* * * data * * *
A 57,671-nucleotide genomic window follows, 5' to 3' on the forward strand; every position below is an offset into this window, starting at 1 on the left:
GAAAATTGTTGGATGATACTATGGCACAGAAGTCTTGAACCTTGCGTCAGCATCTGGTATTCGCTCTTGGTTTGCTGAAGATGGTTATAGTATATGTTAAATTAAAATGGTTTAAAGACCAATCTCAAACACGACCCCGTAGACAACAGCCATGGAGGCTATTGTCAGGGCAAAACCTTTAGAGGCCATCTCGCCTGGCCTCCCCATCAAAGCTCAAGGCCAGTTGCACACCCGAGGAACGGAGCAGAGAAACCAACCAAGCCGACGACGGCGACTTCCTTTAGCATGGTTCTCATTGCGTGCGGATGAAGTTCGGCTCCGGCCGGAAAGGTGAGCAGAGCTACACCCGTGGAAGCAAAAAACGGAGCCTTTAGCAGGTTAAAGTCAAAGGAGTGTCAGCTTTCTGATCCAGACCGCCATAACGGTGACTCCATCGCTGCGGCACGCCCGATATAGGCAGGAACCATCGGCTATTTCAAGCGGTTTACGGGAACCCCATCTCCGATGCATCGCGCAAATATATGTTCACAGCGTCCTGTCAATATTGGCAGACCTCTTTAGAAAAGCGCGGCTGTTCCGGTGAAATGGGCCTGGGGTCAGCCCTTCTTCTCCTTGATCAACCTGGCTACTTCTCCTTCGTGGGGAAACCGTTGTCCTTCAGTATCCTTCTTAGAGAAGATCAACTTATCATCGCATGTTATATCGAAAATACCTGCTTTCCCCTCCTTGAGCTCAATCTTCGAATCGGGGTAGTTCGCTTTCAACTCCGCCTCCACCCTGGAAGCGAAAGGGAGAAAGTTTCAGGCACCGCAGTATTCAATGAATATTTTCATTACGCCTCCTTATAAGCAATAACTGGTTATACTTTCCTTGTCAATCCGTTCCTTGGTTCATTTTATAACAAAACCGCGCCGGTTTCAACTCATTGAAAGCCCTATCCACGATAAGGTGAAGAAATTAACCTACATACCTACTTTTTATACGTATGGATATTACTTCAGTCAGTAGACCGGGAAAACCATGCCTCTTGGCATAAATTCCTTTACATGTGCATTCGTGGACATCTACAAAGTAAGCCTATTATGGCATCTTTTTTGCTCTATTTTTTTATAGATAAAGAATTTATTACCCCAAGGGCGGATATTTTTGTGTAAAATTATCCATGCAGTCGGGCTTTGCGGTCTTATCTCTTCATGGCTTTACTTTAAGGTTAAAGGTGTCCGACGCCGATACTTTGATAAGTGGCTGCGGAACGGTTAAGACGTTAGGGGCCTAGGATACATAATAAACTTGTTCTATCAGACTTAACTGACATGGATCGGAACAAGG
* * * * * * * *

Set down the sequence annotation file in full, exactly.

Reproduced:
A 57,671-nucleotide genomic window follows, 5' to 3' on the forward strand; every position below is an offset into this window, starting at 1 on the left:
GAAAATTGTTGGATGATACTATGGCACAGAAGTCTTGAACCTTGCGTCAGCATCTGGTATTCGCTCTTGGTTTGCTGAAGATGGTTATAGTATATGTTAAATTAAAATGGTTTAAAGACCAATCTCAAACACGACCCCGTAGACAACAGCCATGGAGGCTATTGTCAGGGCAAAACCTTTAGAGGCCATCTCGCCTGGCCTCCCCATCAAAGCTCAAGGCCAGTTGCACACCCGAGGAACGGAGCAGAGAAACCAACCAAGCCGACGACGGCGACTTCCTTTAGCATGGTTCTCATTGCGTGCGGATGAAGTTCGGCTCCGGCCGGAAAGGTGAGCAGAGCTACACCCGTGGAAGCAAAAAACGGAGCCTTTAGCAGGTTAAAGTCAAAGGAGTGTCAGCTTTCTGATCCAGACCGCCATAACGGTGACTCCATCGCTGCGGCACGCCCGATATAGGCAGGAACCATCGGCTATTTCAAGCGGTTTACGGGAACCCCATCTCCGATGCATCGCGCAAATATATGTTCACAGCGTCCTGTCAATATTGGCAGACCTCTTTAGAAAAGCGCGGCTGTTCCGGTGAAATGGGCCTGGGGTCAGCCCTTCTTCTCCTTGATCAACCTGGCTACTTCTCCTTCGTGGGGAAACCGTTGTCCTTCAGTATCCTTCTTAGAGAAGATCAACTTATCATCGCATGTTATATCGAAAATACCTGCTTTCCCCTCCTTGAGCTCAATCTTCGAATCGGGGTAGTTCGCTTTCAACTCCGCCTCCACCCTGGAAGCGAAAGGGAGAAAGTTTCAGGCACCGCAGTATTCAATGAATATTTTCATTACGCCTCCTTATAAGCAATAACTGGTTATACTTTCCTTGTCAATCCGTTCCTTGGTTCATTTTATAACAAAACCGCGCCGGTTTCAACTCATTGAAAGCCCTATCCACGATAAGGTGAAGAAATTAACCTACATACCTACTTTTTATACGTATGGATATTACTTCAGTCAGTAGACCGGGAAAACCATGCCTCTTGGCATAAATTCCTTTACATGTGCATTCGTGGACATCTACAAAGTAAGCCTATTATGGCATCTTTTTTGCTCTATTTTTTTATAGATAAAGAATTTATTACCCCAAGGGCGGATATTTTTGTGTAAAATTATCCATGCAGTCGGGCTTTGCGGTCTTATCTCTTCATGGCTTTACTTTAAGGTTAAAGGTGTCCGACGCCGATACTTTGATAAGTGGCTGCGGAACGGTTAAGACGTTAGGGGCCTAGGATACATAATAAACTTGTTCTATCAGACTTAACTGACATGGATCGGAACAAGG